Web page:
Sovereign Wealth Funds as ‘Social Control of Public Wealth’
The Greens are big supporters of making greater use of sovereign wealth funds. This op-ed in The Age helps explain the appeal of sovereign wealth funds to the left:
contemporary Left thinkers have increasingly argued that the ‘‘financialisation’’ of society - the replacement of government-funded retirement with individually-funded savings invested in financial markets, the privatisation of core services, the increasing ownership of society by hedge funds and the explosive use of credit - needs some tempering through social control of public wealth. That could come through government ownership of vehicles such as sovereign wealth funds.
In other words, the role of SWFs is to disintermediate the private sector from saving and investment decisions. This is perfectly understandable coming from a left-wing perspective. However, it begs the question as to why so many Coalition MPs, such as Malcolm Turnbull and Josh Frydenburg, are also such enthusiastic supporters of SWFs.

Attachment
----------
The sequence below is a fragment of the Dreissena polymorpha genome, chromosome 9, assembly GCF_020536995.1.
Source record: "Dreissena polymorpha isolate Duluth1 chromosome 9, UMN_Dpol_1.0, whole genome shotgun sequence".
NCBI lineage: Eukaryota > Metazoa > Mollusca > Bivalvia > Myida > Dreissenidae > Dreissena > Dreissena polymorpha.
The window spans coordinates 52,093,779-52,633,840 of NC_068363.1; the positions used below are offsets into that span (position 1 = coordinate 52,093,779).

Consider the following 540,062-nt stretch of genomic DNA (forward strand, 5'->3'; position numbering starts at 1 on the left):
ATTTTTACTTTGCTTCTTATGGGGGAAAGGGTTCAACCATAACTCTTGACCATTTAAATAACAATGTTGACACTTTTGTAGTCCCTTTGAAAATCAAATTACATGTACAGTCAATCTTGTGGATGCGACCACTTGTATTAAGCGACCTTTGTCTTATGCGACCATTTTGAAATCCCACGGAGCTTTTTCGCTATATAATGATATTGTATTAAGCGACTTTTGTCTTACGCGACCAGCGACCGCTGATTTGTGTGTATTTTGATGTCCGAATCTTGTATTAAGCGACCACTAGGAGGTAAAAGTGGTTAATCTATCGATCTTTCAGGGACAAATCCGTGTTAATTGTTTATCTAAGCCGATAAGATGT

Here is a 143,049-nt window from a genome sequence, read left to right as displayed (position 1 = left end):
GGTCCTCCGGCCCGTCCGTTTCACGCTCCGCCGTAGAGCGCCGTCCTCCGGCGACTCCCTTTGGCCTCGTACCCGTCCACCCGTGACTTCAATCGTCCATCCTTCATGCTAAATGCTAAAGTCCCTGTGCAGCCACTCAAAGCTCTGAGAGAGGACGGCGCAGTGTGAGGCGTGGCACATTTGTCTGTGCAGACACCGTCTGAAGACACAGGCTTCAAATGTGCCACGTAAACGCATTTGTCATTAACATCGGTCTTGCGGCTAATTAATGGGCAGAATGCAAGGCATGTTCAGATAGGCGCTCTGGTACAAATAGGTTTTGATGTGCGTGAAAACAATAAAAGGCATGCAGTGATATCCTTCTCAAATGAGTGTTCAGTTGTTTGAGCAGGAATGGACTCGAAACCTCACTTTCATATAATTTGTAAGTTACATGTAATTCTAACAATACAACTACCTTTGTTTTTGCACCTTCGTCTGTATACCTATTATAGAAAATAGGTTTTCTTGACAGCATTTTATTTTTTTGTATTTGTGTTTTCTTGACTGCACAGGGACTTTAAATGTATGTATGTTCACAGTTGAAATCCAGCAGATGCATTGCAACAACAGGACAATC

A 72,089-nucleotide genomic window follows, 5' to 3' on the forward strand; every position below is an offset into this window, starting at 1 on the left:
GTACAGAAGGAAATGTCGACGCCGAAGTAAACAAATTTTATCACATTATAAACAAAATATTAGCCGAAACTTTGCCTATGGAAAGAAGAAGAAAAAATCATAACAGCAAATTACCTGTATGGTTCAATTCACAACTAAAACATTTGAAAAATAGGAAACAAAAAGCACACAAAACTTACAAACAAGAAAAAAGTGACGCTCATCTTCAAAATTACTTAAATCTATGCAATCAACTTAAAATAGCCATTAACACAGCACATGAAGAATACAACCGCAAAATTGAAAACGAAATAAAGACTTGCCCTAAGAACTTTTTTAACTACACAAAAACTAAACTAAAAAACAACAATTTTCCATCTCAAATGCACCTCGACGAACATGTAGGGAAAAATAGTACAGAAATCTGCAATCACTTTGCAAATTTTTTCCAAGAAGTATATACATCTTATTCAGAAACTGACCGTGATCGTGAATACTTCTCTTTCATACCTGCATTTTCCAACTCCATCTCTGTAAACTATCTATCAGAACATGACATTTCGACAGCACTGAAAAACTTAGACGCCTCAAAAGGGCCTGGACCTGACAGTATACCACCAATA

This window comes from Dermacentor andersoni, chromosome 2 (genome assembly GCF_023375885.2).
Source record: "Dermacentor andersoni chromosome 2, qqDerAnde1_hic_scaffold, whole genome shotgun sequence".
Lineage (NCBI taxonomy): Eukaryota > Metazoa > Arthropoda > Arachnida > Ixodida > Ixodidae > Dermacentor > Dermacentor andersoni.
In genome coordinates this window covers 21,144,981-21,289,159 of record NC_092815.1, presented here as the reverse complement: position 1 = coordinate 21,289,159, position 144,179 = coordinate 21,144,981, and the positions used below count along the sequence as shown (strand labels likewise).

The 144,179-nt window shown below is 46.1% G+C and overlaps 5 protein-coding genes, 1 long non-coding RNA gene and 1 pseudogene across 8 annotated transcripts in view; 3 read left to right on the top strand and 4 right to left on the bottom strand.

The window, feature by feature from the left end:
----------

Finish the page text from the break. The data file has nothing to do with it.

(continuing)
The private sector already saves and invests for the future through private capital markets. It is governments that routinely squander future wealth thorough increased public spending and borrowing. Increased public saving via a SWF sounds virtuous, until you recognise that public saving is just deferred government spending. Unless you think future governments are going to make better spending decisions than the governments we have actually had, the argument for increased public saving via a SWF is decidedly weak.
In this op-ed, I argue that some of the objectives behind a sovereign wealth fund could be better achieved through binding fiscal responsibility legislation. If a politician supports a SWF, but opposes fiscal responsibility legislation, then you know they can’t be trusted with a SWF.
posted on 07 September 2011 by skirchner in Economics, Financial Markets, Fiscal Policy
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